I’ve run seven miles this week. I can’t tell you how that feels. I haven’t run seven miles since before I was a mom. If you’ve spent any time here, you know my fitness struggle seems an endless saga. I’ve spent the better part of eight years, since my first was born, trying to find my mojo.
I won’t bore you with the details of my journey, but I will say that I think this time it might just work. You may remember me writing about my boot camp experience earlier this year. Well, not only did I love boot camp but I also learned something about myself: I need a coach.
Almost as soon as those ten weeks were up, my exercise routine went to shit. (Pardon my language but sometimes it is the only word that works.) I got way into yoga but as far as strength and cardio I had nothing and boy did it show when bathing suit season hit.
So I wallowed in my failure. Then, I whined the “why me” that usually comes when I see some naturally skinny ladies who I know don’t work out strut their stuff around my pool. Then, I transitioned from whining to despair. What was I to do? How was I to recover? It seemed physical fitness wasn’t for me.
Out of desperation, I signed up for boot camp again and even though I’m not loving it like last time (it’s hot and working out in the sand just isn’t fun. Sorry.) I am going and doing what I’m told.
Doing what I’m told. Huh? That seems that’s the secret; I’m good at doing what I’m told.
If you look back at my sports and fitness life, the times I excel are when I have clear direction from someone else. I was an excellent pitcher because I had a motivating catcher and I adored my coach. I played for them. I swam fast because my coaches provided my training and threatened my fun summer if I didn’t do it all. I ran a marathon at the side of my brother who handled every single detail of the training. I am a great team player, working hard so that my friends and fellow players can enjoy a win.
I beat myself up for this for a while. I am a grown ass woman who handles every other portion of her life with efficiency and aplomb even. Why couldn’t I just figure this part out myself? What was wrong with me?
Then I realized that all beating myself up was doing was making me fat. After all, part of the reason I handle life with aplomb is that I put myself in situations where I know my strengths. If I know something is not my strength, I find a work around. Working out isn’t a problem, knowing how to work out and getting started working out is. So, I found a work around. I got a coach.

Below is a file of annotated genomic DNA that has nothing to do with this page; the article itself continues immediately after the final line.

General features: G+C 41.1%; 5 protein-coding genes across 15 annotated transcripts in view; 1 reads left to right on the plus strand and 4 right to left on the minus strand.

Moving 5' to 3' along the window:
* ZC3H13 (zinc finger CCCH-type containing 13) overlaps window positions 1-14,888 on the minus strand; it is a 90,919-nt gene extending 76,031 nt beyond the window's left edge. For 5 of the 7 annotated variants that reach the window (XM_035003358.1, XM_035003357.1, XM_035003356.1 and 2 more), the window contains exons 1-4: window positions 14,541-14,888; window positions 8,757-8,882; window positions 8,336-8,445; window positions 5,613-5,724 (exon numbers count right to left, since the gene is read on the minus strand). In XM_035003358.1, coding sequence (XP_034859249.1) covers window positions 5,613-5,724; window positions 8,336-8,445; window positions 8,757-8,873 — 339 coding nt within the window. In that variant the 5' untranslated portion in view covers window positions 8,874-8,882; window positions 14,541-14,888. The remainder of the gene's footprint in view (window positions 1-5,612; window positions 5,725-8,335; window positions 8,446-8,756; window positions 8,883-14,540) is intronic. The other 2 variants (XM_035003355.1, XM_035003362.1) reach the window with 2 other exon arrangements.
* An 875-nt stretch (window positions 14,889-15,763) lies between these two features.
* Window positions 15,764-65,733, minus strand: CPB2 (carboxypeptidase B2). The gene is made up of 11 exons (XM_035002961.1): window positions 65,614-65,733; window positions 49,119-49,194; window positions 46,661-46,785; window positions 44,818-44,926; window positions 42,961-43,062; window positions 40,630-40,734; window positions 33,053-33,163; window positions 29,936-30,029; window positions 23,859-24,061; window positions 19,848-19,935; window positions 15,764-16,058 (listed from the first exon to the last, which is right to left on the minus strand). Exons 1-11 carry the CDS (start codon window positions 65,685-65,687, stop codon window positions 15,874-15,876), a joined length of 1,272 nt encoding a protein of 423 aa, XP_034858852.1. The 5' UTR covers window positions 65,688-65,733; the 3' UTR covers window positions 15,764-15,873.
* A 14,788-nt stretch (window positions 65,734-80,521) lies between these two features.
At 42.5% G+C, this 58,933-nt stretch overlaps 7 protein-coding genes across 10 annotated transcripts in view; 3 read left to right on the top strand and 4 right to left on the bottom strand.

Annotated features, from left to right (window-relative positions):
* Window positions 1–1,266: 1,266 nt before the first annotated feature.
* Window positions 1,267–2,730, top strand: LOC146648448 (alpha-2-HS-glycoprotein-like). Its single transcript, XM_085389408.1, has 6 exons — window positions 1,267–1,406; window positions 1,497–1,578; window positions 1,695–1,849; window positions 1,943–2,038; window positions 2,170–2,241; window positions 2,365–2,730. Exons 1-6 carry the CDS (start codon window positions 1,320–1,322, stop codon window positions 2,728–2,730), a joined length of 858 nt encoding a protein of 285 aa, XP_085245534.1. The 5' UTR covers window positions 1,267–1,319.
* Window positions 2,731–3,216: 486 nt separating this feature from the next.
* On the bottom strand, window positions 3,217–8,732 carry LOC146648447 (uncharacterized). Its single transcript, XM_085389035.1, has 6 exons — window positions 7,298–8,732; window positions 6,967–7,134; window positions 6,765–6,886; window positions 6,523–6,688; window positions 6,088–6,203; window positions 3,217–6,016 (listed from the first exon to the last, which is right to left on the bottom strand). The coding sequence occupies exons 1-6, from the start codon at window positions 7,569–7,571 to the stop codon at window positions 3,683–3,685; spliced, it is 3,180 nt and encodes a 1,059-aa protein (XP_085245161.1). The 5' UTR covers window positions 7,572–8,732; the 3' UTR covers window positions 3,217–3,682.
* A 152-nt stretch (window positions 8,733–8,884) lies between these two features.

It’s clear that my strength is not figuring out my own fitness routines. I need accountability. I need direction. So that’s what I got. Mary walks me through an hour of Boot Camp hell every week. Lori sends me running schedules and expects that I’ll check in when I’ve done them and Jenn sends super- excited facebook messages to keep my chin up.
This is not some wildly expensive training program. I thought that was the only way to do it, but it’s not. Mary, Lori and Jenn are all part of Mommy-Moves, a local group that started out as a stroller fitness group but has morphed into a woman’s powerhouse training, fitness and wellness program. I’m not suggesting you need to call Mary & Lori to be successful. I’m just saying it is out there if you look for it-support that isn’t beyond your reach.
I pay for the classes I take, but the prices won’t break me and even more these women go above and beyond doing more than money can buy. They care about our success. They motivate us and believe in us more than we believe in ourselves. Now, I still have to do the work. Every morning when I come up with 4, 675 excuses for why I shouldn’t get out of bed, no one can make my feet hit the floor but me. Every Saturday I have to tear myself away from warm and cozy family time to get my butt Boot Kicked. To really be successful, I still have to do what they tell me. But I’m feeling good about that happening. I always listen to my coach.
These are just the coaches I needed and I can’t wait to see what I do under their watchful eyes.
|Photo Courtesy suebarrphoto.com|
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